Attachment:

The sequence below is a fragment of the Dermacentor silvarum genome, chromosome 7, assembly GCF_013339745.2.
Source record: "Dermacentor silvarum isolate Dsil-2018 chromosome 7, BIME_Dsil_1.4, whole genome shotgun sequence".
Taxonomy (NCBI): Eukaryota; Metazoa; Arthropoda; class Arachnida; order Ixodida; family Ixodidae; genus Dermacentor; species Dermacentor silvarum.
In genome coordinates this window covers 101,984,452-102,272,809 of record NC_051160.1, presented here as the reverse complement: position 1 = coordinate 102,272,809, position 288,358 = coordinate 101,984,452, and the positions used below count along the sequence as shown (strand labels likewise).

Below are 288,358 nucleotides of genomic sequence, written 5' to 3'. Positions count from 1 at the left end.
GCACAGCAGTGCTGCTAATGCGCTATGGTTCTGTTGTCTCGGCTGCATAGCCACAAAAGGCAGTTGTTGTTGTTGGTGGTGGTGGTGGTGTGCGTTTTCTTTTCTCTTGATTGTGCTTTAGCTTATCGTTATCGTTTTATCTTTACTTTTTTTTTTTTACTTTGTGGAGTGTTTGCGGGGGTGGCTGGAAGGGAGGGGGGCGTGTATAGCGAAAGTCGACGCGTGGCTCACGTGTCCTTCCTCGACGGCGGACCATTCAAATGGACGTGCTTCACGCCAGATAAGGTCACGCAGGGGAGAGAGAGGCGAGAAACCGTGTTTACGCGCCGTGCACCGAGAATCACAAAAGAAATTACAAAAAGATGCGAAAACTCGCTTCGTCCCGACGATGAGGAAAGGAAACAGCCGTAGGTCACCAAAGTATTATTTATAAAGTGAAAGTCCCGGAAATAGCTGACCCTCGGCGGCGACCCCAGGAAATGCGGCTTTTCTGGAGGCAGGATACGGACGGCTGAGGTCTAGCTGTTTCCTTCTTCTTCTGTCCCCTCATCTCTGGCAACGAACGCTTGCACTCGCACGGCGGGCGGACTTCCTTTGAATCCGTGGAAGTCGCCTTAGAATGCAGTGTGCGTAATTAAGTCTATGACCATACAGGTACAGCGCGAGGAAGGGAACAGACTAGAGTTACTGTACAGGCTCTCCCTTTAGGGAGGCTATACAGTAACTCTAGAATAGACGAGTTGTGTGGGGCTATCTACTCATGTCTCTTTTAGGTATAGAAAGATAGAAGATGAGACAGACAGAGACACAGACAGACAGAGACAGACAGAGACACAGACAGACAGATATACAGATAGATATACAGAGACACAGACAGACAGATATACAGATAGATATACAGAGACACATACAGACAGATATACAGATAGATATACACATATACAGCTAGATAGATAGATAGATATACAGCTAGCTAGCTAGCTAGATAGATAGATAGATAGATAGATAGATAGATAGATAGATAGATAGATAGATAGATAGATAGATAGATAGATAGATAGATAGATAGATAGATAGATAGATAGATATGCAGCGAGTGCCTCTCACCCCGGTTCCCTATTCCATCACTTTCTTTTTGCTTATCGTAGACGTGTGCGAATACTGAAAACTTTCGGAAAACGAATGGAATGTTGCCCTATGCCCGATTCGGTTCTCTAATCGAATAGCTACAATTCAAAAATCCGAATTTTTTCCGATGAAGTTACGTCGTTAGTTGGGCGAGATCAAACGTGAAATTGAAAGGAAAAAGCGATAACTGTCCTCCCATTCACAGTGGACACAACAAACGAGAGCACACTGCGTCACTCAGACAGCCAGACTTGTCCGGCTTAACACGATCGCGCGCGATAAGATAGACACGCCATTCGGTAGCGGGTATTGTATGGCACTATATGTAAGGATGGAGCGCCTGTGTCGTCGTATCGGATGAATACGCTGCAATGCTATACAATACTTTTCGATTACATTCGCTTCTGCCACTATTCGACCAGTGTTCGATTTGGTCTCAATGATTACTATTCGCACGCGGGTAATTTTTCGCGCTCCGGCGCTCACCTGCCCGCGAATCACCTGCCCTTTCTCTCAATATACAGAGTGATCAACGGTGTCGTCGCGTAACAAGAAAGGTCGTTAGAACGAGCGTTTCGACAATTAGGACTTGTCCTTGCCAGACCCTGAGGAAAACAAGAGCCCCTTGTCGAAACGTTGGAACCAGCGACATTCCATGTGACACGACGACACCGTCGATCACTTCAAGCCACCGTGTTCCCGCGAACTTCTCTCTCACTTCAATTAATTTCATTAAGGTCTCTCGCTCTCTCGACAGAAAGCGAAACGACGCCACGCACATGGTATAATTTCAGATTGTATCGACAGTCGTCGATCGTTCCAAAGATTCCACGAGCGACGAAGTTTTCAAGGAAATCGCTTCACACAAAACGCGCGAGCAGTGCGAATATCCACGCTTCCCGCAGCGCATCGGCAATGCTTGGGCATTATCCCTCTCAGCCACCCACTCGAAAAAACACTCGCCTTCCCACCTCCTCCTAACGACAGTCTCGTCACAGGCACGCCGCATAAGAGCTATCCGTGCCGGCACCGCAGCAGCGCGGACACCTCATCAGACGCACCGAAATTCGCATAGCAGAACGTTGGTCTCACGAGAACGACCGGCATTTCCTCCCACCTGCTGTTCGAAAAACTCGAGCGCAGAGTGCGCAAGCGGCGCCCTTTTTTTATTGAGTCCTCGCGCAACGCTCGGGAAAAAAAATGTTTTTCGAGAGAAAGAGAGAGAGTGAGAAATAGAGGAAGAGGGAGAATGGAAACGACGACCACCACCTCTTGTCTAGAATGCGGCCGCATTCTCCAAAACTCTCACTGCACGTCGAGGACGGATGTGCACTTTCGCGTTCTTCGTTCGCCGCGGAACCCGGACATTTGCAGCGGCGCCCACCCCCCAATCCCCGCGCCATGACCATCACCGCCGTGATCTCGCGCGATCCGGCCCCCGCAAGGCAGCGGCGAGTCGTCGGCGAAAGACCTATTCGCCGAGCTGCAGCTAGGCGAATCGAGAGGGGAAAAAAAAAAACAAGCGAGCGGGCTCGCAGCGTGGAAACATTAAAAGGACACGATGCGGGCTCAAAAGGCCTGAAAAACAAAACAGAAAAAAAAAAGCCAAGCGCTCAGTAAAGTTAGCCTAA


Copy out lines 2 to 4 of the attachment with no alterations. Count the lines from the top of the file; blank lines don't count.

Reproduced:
Source record: "Dermacentor silvarum isolate Dsil-2018 chromosome 7, BIME_Dsil_1.4, whole genome shotgun sequence".
Taxonomy (NCBI): Eukaryota; Metazoa; Arthropoda; class Arachnida; order Ixodida; family Ixodidae; genus Dermacentor; species Dermacentor silvarum.
In genome coordinates this window covers 101,984,452-102,272,809 of record NC_051160.1, presented here as the reverse complement: position 1 = coordinate 102,272,809, position 288,358 = coordinate 101,984,452, and the positions used below count along the sequence as shown (strand labels likewise).